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Sky trials rugby RefCam - TVBEurope

Sky trials rugby RefCam

Sky Sports has started trials of a miniature RefCam for rugby union, to give a different angle on the action. It has already broadcast one trial, with an SD camera, but will test an HD version in a live English Championship match from Nottingham on Sunday (27 January).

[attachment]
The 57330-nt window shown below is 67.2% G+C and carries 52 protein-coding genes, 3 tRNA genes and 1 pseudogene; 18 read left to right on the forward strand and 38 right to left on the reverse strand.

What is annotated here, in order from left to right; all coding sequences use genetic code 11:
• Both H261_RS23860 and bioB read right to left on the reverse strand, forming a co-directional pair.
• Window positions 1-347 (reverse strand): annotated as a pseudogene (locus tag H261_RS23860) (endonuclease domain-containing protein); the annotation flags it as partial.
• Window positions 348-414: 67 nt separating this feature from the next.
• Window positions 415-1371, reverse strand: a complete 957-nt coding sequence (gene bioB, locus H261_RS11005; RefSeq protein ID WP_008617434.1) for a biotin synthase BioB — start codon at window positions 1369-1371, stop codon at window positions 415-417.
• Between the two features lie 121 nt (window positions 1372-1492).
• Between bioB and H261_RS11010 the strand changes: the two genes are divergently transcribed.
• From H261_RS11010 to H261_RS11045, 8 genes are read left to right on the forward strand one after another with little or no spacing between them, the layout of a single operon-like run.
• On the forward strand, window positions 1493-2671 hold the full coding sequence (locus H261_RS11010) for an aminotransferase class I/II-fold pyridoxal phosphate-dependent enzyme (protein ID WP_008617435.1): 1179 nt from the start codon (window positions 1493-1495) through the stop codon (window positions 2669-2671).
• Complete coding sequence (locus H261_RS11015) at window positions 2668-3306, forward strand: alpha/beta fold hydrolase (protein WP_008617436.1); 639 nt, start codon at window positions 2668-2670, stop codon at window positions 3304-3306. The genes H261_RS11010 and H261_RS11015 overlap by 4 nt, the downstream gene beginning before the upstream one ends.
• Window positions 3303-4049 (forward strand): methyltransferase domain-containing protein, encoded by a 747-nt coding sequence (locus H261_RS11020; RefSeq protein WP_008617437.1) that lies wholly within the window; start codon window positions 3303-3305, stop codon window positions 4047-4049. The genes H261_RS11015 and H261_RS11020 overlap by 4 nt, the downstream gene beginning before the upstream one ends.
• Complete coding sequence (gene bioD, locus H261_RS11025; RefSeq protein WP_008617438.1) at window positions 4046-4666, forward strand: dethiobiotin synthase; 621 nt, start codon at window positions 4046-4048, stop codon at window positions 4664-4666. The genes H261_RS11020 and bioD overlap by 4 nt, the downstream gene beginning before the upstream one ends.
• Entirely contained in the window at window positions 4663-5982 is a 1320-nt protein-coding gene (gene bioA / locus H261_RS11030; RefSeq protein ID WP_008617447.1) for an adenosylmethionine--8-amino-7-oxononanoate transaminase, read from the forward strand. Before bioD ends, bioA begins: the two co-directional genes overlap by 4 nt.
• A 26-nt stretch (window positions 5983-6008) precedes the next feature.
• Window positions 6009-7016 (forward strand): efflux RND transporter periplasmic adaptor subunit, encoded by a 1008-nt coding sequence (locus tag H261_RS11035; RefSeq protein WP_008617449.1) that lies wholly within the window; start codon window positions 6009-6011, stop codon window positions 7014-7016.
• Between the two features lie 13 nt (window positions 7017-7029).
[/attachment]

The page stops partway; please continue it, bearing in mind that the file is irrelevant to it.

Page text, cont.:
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Sky Sports has started trials of a miniature RefCam for rugby union, to give a different angle on the action. It has already broadcast one trial, with an SD camera, but will test an HD version in a live English Championship match from Nottingham on Sunday (27 January). The set up involves “a lot of bespoke kit, because the aim was always to make it as light as possible, because we had to get the referees to agree to it,” explained Sky Sport’s Senior Director of Rugby Union, Sam Foskett (pictured). The very first trial of the chest-mounted RefCam wasn’t for broadcast, and was just a match played at Harrow School to see if the system worked and get feedback from the referee wearing the system. The experiment was a success, but as part of a full HD outside broadcast for the RFU Championship match (the level beneath England’s Premiership) the difference in picture quality with the images from the small SD camera was noticeable. For next Sunday’s match, it will use a miniature HD camera that was previously used for snooker broadcasts, where it was placed in the pockets of the snooker table. The link system is a pared down version of a standard link Sky would typically use on a bigger broadcast camera, but with its bulk considerably reduced – “about the size of a wallet and weighing the same as two iPhones.” The difficulty is in reducing weight while maintaining robustness. The broadcast trial revealed that the vest built to contain the camera and links “was a bit flimsy.” So, they have used pieces of plastic that reinforce the collars of newly bought shirts to help stabilise the camera mount. Otherwise, the broadcast trial was a success. “The referees were really excited about it, because they want to use it for training purposes, and from our point of view it proved we could get closer to the action.” Some leading referees, such as Nigel Owens, have commented that if it is used it could help reduce criticism of the referees as it will show that from their angle they couldn’t have seen an incident that viewers feel they should have dealt with. Foskett thought it worked particularly well for the scrum and lineout, and when the referee was talking to players. “When the ref is on the run it can be a bit disconcerting, so we can’t use it live, but if it is of interest we can use it as a replay.” Perhaps a wider angle lens would help, as it would not only make the running shots appear less jarring, but would help when talking to players, where the heads of some of the taller forwards were out of shot. Matt Carley, the referee for the Newcastle Falcons v London Scottish match (the first broadcast trial) commented afterwards: “I forgot it was on me,” which Foskett feels proves that it won’t affect the referee’s game. If the HD trial is successful, and the referees and rugby authorities agree to it, Sky hopes to use it on higher level matches, from the Premiership and, particularly the Heineken Cup, “but the referee is there to referee the game, not to create images for us, but hopefully the benefits to viewers and referees for their own training will mean it can go further.” Similar miniature systems are starting to be used elsewhere. Sky is currently transmitting cricket matches from Australia’s Big Bash tournament that features umpire cameras for the first time, while in America HBO used a tiny camera sewn into a boxing referee’s bow tie in another experiment. “As cameras get lighter and links get lighter, we can get it to places we never could before, but where it won’t affect the people involved,” said Foskett. “If you can get a lens one metre from the scrum it will give you something different from a lens 50m away.” David Fox www.skysports.com

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